it really was addressed towards a specific problem, which is how to
prevent dualism from arising (that is, how to explain how word meaning
could arise historically).​Through joint mediated activity?​




He also said that Holbrook was juxtaposing
quotations out of context: the quotes that showed Vygotsky arguing
against a "Marxist psychology" were directed against a very specific
group of vulgar Marxists (e.g. Zalkind) and that is why Vygotsky uses
scare quotes around "Marxist".


​Not so?​


I then muddied the waters, first by addressing the wild-haired guy
instead of Holbrook (a major breach of protocol) and then by arguing
that speech really is sui generis, because it is a form of "activity"
(if we must call it that) whose conditions of comprehension are no
longer recoverable from the activity itself (and so the unit of
analysis for verbal thinking cannot be sought in activity). There
wasn't enough time to really develop what I wanted to say, so I went
over to continue the discussion, and it turned out that the wild
haired guy was none other than Seth Chaiklin, who is, we all know, one
of the foremost paleo-Vygotskyans when it comes to the much
misinterpreted concept of the ZPD.


​Speech is a form of activity or a means of activity? Or of action?​

​I guess I do not understand. If its worthwhile, perhaps spell the idea out
here?

So far as I can tell, there are ONLY misinterpretations of the Zoped. Seth
was right on about it being used in Anglo-American discourse as something
akin to zone of proximal learning,fitting into the associationist view of
development as more learning. But the one right interpretation has escaped
my notice.​

​Thanks again for taking the trouble to write that out. Perhaps it will be
generative for people.
mike​


David Kellogg
Hankuk University of Foreign Studies

PS: Holbrook DID get one thing wrong. Stalin did not argue that
language was purely ideal and superstructural; that was Marr's
position. Stalin, or whoever ghost wrote his articles, argued that
language was base, and therefore somehow material, whatever that
means. But Stalin was not really interested in ideas; he was just out
for Marr's blood.





On 6 October 2014 22:21, mike cole <mcole@ucsd.edu> wrote:
Hi David--

The specific example of your comments on originals and adaptations hits
on
a point it would be helpful to hear more about:

You wrote:
 Back in Sydney, Seth Chaiklin and I found ourselves in a somewhat
similar argument, with Seth in Perelman's chair, and me clinging
rather obstinately to a paleo-Vygotskyan interpretation which actually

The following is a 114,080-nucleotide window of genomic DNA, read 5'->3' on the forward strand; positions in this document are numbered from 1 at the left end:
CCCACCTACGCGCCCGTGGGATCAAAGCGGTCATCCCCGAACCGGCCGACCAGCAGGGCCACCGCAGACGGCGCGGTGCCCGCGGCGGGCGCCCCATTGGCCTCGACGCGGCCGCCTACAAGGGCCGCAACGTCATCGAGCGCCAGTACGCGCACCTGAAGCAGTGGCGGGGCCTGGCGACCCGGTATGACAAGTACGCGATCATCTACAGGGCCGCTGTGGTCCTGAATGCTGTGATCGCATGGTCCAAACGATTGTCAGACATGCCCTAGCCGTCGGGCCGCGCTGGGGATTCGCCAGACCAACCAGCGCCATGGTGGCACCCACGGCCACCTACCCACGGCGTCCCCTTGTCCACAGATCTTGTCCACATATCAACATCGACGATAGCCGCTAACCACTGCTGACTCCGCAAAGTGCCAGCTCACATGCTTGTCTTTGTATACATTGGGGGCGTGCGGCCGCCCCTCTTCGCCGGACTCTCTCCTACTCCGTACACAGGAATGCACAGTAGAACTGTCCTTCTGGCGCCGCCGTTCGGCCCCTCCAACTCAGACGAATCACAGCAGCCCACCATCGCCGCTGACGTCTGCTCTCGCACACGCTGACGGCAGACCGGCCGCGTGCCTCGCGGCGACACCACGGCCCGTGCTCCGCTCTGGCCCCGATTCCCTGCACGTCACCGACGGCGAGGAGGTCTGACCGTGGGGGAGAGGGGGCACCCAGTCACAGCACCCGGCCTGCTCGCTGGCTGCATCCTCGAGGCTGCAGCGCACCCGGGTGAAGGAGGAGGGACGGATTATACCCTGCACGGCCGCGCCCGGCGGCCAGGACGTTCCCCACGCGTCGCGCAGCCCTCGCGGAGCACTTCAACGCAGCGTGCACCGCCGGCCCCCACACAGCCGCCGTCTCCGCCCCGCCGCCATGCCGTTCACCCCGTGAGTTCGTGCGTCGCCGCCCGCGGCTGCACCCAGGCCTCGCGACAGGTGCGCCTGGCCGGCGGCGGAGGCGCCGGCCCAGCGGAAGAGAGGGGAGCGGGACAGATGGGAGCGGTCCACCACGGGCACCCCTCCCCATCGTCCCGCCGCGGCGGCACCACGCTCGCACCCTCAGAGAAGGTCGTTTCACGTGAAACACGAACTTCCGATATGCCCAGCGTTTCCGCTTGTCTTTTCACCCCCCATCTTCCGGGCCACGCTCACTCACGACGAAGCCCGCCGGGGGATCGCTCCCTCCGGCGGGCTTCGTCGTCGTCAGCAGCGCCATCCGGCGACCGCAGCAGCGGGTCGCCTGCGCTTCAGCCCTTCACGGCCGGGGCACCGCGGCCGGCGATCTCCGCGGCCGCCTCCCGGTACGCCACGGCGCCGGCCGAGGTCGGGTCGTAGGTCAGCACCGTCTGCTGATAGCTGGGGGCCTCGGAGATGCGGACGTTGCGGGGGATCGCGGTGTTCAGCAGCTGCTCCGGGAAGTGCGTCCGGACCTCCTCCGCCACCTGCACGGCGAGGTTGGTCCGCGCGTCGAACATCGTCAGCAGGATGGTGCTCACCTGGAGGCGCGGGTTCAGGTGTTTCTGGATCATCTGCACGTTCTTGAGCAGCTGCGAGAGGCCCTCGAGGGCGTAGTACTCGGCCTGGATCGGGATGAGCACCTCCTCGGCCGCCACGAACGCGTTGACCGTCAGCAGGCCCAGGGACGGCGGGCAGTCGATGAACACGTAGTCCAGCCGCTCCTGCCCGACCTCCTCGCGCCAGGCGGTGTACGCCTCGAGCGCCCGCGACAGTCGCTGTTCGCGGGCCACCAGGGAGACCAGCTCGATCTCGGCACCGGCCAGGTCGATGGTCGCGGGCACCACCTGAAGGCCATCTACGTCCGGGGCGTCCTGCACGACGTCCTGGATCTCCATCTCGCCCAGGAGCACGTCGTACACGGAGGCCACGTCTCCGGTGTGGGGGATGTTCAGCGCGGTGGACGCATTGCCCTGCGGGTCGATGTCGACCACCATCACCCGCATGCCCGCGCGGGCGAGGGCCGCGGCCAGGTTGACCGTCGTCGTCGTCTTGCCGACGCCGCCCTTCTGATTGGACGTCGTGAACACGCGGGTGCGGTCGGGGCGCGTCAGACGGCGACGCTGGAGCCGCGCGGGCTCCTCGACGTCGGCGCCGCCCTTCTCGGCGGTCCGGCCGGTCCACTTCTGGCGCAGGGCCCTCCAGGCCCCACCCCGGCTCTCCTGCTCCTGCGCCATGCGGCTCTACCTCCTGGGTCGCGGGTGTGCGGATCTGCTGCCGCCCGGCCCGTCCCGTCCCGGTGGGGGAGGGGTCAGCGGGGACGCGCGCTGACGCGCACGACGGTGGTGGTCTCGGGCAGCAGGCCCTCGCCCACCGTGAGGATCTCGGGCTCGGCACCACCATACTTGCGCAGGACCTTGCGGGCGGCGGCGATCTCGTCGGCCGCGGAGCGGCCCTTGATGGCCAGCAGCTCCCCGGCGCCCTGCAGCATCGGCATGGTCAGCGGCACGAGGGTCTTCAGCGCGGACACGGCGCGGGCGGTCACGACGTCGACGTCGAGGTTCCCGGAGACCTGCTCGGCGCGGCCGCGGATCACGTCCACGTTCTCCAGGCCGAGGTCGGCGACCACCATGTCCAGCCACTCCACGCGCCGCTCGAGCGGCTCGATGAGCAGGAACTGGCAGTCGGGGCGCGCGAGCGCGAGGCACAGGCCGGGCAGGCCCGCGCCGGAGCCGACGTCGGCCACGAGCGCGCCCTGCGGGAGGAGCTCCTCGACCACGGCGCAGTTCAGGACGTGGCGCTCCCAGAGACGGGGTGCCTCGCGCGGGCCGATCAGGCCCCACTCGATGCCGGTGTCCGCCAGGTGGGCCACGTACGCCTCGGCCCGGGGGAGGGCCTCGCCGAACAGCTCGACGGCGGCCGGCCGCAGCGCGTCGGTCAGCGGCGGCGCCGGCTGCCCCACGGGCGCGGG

rejects "activity" as a unit of analysis for anything but behavior,
and most certainly as a unit of psychological analysis. Seth's
argument was pragmatist: for certain practical applications, we need
new interpretations, including revisionist ones. Mine was an argument
in favor of species diversity: when the revisionist account supplants
the original to such a degree that Vygotsky's original argument is no
longer accessible to people, we need to go back to original texts (and
this is why it is so important to make the original texts at least
recoverable--once they are gone, it is really a whole species of
thinking that has become extinct).

1.   Could you guide us to a text you recommend where this interpretation
is laid out?
2. What sort of revision was Seth suggesting and why?

I have been reading Russian discussions around this issue. Clarification
would be helpful.
mike



On Sun, Oct 5, 2014 at 12:37 AM, David Kellogg <dkellogg60@gmail.com>
wrote:
This morning I had the great pleasure of waking up in my own bed and
listening to Yo-yo Ma, Emanuel Ax and Itzhak Perlman playing this:

 https://www.youtube.com/watch?v=dRkWCOTImOQ

It's the D Major Cello sonata number two by Mendelssohn, played, as
Yo-yo Ma tells us, on the Davydov (no, that THAT Davydov) Stradivarius
that was probably used to perform the sonata for the very first time
in front of Mendelssohn himself. Now, throughout this concert, Ma has
been something of a stickler for "the original", and Perelman has been
pulling politely but pointedly towards a more personal interpretation.

So at around 6:45 on the clip, Perelman tells Ma that if Mendelssohn
himself had heard the sonata played on that very cello, then he,
Perelman, was sitting in the very seat that Mendelssohn had occupied,
and that therefore his freer interpretation was really closer to
Mendelssohn than any attempt to recreate the sonata with period
instruments. Mercifully, at this point, Ax interupts them and starts
to play.

Back in Sydney, Seth Chaiklin and I found ourselves in a somewhat
similar argument, with Seth in Perelman's chair, and me clinging
rather obstinately to a paleo-Vygotskyan interpretation which actually
rejects "activity" as a unit of analysis for anything but behavior,
and most certainly as a unit of psychological analysis. Seth's
argument was pragmatist: for certain practical applications, we need
new interpretations, including revisionist ones. Mine was an argument
in favor of species diversity: when the revisionist account supplants
the original to such a degree that Vygotsky's original argument is no
longer accessible to people, we need to go back to original texts (and
this is why it is so important to make the original texts at least
recoverable--once they are gone, it is really a whole species of
thinking that has become extinct).

David Kellogg
Hankuk University of Foreign Studies

PS: Andy, what shocked me about Bonnie Nardi's plenum in Sydney was
not her use of "society" or "object": actually, I think I would have
liked it better if she had used those terms a little more imprecisely,
in their folk meanings. In fact, a little more IMPRECISION might have
made it even clearer to us the sheer horror of what she was
contemplating.